Variable-refrigerant-flow zoning and ground-source heat pumps combine to produce significant energy savings for an Ohio university.
The combined energy efficiency of variable-refrigerant-flow (VRF) systems and ground-source heat pumps (GSHP) is dramatically demonstrated at Miami University’s Elliott and Stoddard Halls in Oxford, OH. The systems also made it possible to maintain the architectural integrity of the two historical residence halls.
Three-story Elliott Hall was built for $7,000 in 1825 as a men’s residence hall with rooms for 35 students. Known then as Old North, Elliott was designed in the Federal style and modeled after Connecticut Hall at Yale University, New Haven, CT. Nine years later, Miami built a second residence hall, Stoddard (Old South), a mirror image of Elliott.
The residence halls were upgraded over the ensuing years, but more recently, to grow its campus and shrink energy costs, Miami tasked its physical facilities department to develop a long-range utility master plan. Because temperatures underground are relatively constant (around 55 F), Miami made geothermal heating and cooling a centerpiece of its sustainability strategies. The university is committed to ending on-campus coal burning by 2025.
“Geothermal is very advantageous for our climate in Ohio, where heating and cooling loads are closely matched over the year,” said Doug Hammerle, PE, Miami’s director of energy systems. “This helps balance the well-field temperature and maximize the efficiency of the system.”
The right heat-pump system
Miami’s utility master plan included improving the efficiency of the two oldest buildings on campus. “Updating Elliott’s and Stoddard’s HVAC systems was a dramatic showcase for demonstrating our commitment to sustainability,” Hammerle said. To find the best technology to complement the geothermal system, Hammerle turned to Brian Isaacs, director of corporate sales for Habegger Corp., Cincinnati.
When Isaacs learned of Miami’s sustainability goals and the unique needs for cooling and heating the university’s two older buildings, he immediately thought of VRF zoning systems from Mitsubishi Electric U.S. Cooling & Heating Division (Mitsubishi Electric), Suwanee, GA.
Isaacs invited Hammerle and two local engineering firms to a nearby Mitsubishi Electric training center for a demonstration. In this group was Alec R. Carnes, PE, CEM, LEED AP BD+C, senior principal, Heapy Engineering, Dayton, OH.
400% more energy efficient
Hammerle was impressed, but what really sold him was the simultaneous cooling and heating capability of the heat-recovery water-source units. He explained that 90% of the buildings on the 880-acre campus are heated by a central steam plant, and more than 50 major buildings are cooled by two central chiller plants. “A current limitation with our two-pipe fan-coil system is they can do either heating or cooling but not both at the same time,” Hammerle said. “This causes comfort control issues during mild weather. The Mitsubishi product solves this problem by being able to do both cooling and heating, irrespective of the temperature outside.”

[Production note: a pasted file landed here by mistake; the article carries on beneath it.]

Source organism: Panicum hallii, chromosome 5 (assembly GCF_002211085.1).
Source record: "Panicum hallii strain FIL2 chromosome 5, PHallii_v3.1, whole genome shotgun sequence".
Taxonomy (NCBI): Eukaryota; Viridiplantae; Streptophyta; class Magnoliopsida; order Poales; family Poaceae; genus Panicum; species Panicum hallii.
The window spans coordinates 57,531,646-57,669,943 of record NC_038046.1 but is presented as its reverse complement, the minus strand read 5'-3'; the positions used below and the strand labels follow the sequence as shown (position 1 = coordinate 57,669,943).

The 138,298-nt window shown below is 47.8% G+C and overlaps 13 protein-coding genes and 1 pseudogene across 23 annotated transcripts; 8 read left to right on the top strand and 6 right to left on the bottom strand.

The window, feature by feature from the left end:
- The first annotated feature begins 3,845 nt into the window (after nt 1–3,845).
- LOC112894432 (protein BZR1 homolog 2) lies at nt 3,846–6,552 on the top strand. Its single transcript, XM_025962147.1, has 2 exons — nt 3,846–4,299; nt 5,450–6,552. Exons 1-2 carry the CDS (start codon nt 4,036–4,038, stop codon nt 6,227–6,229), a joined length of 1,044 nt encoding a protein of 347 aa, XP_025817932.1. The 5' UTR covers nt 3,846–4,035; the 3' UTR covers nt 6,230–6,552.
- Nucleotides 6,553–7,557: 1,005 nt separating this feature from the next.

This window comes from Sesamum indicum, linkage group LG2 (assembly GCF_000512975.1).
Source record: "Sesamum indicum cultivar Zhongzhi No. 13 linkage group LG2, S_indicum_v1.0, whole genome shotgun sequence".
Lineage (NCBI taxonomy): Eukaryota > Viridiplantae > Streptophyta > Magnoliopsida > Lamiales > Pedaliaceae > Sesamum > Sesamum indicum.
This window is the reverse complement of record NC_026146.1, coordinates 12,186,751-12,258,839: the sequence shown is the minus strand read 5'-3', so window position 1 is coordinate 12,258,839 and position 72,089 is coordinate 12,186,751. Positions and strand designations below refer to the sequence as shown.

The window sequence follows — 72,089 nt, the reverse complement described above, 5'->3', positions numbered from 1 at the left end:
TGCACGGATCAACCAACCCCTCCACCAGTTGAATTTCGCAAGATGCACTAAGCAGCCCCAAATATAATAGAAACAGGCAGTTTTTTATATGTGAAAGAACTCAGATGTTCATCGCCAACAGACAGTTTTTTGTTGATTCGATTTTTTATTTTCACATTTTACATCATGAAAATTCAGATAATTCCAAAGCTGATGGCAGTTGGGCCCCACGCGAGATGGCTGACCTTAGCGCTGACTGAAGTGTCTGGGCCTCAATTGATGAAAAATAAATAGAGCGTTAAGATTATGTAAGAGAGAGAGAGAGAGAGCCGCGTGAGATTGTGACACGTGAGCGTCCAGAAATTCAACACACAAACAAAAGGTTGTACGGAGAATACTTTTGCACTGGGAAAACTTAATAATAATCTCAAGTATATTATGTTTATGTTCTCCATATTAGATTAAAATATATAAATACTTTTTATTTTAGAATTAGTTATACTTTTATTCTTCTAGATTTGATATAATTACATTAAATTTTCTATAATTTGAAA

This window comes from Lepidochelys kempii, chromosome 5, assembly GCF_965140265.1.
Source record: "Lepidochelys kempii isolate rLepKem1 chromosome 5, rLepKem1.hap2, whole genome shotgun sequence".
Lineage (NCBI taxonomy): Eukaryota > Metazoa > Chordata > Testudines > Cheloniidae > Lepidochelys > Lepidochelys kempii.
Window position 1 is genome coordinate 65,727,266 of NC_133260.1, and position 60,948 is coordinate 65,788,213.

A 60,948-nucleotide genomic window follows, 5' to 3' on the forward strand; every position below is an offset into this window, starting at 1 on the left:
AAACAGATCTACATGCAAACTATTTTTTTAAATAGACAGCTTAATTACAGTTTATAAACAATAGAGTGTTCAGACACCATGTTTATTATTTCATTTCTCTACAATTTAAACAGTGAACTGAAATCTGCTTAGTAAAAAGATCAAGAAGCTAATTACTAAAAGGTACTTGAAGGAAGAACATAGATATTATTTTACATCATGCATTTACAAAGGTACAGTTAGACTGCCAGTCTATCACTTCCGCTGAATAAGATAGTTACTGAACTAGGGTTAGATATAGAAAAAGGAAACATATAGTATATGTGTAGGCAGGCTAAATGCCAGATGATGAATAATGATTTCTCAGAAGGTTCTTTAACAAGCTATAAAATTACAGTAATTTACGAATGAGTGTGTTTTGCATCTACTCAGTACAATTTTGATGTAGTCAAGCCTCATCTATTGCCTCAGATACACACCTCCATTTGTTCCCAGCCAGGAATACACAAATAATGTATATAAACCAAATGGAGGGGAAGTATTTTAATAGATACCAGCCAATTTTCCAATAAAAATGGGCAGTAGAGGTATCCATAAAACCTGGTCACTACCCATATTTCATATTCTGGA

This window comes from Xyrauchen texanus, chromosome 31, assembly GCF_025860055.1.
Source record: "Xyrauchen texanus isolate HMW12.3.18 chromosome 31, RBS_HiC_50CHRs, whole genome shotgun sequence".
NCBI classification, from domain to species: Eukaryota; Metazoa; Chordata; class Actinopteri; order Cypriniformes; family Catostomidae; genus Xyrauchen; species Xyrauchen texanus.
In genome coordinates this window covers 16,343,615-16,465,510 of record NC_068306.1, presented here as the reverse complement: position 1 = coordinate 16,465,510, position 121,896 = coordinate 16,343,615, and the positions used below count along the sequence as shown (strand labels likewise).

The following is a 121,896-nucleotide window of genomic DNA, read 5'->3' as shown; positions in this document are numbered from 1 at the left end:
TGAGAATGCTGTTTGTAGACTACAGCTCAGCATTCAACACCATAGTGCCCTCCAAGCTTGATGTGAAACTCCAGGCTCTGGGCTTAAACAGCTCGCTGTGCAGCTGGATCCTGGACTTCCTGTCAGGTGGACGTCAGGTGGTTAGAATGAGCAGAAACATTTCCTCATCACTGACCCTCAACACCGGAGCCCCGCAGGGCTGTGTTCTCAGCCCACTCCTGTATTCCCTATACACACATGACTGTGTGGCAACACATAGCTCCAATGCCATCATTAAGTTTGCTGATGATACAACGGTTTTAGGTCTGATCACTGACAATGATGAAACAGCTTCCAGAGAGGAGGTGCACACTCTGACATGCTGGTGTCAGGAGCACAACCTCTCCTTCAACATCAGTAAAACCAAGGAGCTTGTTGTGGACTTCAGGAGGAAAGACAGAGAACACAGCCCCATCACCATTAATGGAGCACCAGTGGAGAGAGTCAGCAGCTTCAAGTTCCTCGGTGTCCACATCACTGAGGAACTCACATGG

Hammerle was especially interested in the potential for energy savings—especially on the heating side. “It’s impossible for a fossil-fuel heating plant to hit a COP [coefficient of performance] of 1, whereas, with combined geothermal and water-source heat pumps, it’s possible to hit a COP of 10.”
To verify this, Hammerle asked Heapy Engineering for an extensive energy-modeling analysis. Heapy’s model showed a total building energy usage of 43 kBTU/hr./sq. ft./yr. Carnes recommended that Hammerle accept the Mitsubishi Electric VRF zoning system for Elliott and Stoddard halls. “This unique VRF, two-pipe option will enable Miami to maintain the historical and architectural integrity of these two legacy structures,” Carnes said.
61% drop in energy consumption
Seventeen 600-ft.-deep geothermal wells were placed under the sidewalks surrounding the halls. As modern footings were unknown 150 years ago, the hand-dug basements had no space for the heat pumps. An easy-to-access mechanical room was built into the attic of each building for the three heat pumps and centralized controller.
To maintain the architectural integrity, custom cabinets were designed and built to house the indoor units for each room. “These cabinets are beautiful,” Hammerle said. “None of this would have been possible without the two-pipe system design. The interior would have been severely cut up with a hydronic four-pipe system.”
Elliott and Stoddard halls switched from coal-fired steam heat to geothermal heating and cooling and were metered as one. The buildings showed annual energy usage of 740,000 kBTU/hr. for the 2010-2011 fiscal year. Following the geothermal installation, this number dropped to 346,000 kBTU/hr.—a 61% decrease in energy consumption compared with 2010. The oldest buildings on campus are now the most energy-efficient.
“This new system has already saved us a ton of money and enables me to have many more satisfied customers,” Hammerle said. “I can say with certainty that VRF is my system of choice for all new outlying buildings on campus not tied into the central plant.”
“Renovation of any historic building is a complex undertaking requiring a balance between the original architecture and modern building systems,” Carnes said. “This was accomplished thanks to the installation flexibility of the VRF City Multi system. [It] allowed us to preserve this historic architecture and control energy efficiency, two goals important to Miami University.”